Asymmetric growth in the coronal plane has been regarded as the most important factor governing progression potential. 37,​ 39,​ 40 Indeed it would appear obvious that no growth is possible on the side of the bar while some growth is still available on the concave side of a hemivertebra, but is that the sole reason why the former has the worse prognosis? Moreover, it is well known that not all radiographically similar deformities behave in the same way. 44 In order to fully understand progression potential it is necessary, as it was with idiopathic scoliosis, to encompass the median sagittal plane and consider the spine in all three dimensions. While the anomalies producing congenital scoliosis have been exhaustively classified and monitored in the coronal plane, it is the biomechanical effect of the sagittal plane which holds the key.


The Importance of the Sagittal Plane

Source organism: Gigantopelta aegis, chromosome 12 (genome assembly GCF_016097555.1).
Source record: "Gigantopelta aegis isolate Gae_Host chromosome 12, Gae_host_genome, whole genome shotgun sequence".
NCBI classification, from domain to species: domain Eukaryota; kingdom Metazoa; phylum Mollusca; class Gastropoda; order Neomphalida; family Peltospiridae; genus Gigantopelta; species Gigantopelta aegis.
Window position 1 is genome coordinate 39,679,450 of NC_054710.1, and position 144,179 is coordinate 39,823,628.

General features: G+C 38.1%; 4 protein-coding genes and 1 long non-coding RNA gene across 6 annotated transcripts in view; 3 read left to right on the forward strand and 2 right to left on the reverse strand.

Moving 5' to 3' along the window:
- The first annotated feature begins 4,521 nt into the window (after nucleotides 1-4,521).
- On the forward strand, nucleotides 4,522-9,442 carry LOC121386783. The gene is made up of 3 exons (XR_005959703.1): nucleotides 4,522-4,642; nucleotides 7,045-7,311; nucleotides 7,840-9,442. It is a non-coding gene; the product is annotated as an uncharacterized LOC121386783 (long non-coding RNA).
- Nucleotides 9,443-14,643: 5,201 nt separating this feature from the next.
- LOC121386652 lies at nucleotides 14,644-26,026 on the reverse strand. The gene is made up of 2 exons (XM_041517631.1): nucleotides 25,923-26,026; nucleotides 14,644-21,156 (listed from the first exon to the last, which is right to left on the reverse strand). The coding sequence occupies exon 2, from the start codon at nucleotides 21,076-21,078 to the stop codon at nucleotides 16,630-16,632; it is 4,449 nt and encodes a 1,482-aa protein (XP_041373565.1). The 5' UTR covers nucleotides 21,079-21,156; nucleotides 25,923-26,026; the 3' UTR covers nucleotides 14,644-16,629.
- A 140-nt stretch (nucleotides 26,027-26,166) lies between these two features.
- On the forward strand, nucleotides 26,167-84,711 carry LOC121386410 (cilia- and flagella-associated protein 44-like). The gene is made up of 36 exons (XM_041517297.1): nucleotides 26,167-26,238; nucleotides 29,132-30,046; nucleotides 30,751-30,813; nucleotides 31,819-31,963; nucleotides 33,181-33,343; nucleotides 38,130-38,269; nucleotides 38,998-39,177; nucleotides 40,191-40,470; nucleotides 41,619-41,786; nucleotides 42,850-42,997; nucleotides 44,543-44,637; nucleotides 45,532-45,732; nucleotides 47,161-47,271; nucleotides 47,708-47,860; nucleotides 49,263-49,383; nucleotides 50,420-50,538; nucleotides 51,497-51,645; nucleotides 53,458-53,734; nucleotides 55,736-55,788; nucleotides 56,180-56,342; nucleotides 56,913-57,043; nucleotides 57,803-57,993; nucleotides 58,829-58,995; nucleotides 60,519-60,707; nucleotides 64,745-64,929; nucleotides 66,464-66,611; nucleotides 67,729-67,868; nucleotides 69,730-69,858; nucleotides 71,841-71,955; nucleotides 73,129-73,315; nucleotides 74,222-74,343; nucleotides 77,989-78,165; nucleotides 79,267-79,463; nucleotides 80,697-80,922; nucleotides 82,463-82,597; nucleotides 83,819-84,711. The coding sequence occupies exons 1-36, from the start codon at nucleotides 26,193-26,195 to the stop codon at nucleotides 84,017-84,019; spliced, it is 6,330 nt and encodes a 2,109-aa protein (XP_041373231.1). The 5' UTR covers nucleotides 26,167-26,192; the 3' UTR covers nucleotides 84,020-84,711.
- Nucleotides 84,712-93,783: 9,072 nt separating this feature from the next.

A clue to the importance of this plane is derived from the observation that deformities associated with failures of segmentation have a severe progression potential. When an area of the spine fails to segment it can do so both at the front and at the back and, indeed, evidence of a posterior plaque is commonly seen radiographically (▶ Fig. 6.14), particularly in the older child when ossification is more advanced. If this segmentation failure is unilateral then the more obvious coronal plane anomaly is compounded by a posterior tether, thus the same biplanar mechanism exists as in idiopathic scoliosis. 36 This is verified by the fact that the spine rotates in a constant direction with the posterior elements directed toward the curve concavity (concordant rotation), which can only occur with a rotated lordosis. The more levels that are affected then the more both components of the deformity are augmented and the more serious is the rotational progression. The reason why not all patients with seemingly the same radiographic anomaly have the same rate of progression is not because of differential growth in the frontal plane 44 but because the more important posterior tether is clearly variable with the degree of rotational instability more or less pronounced.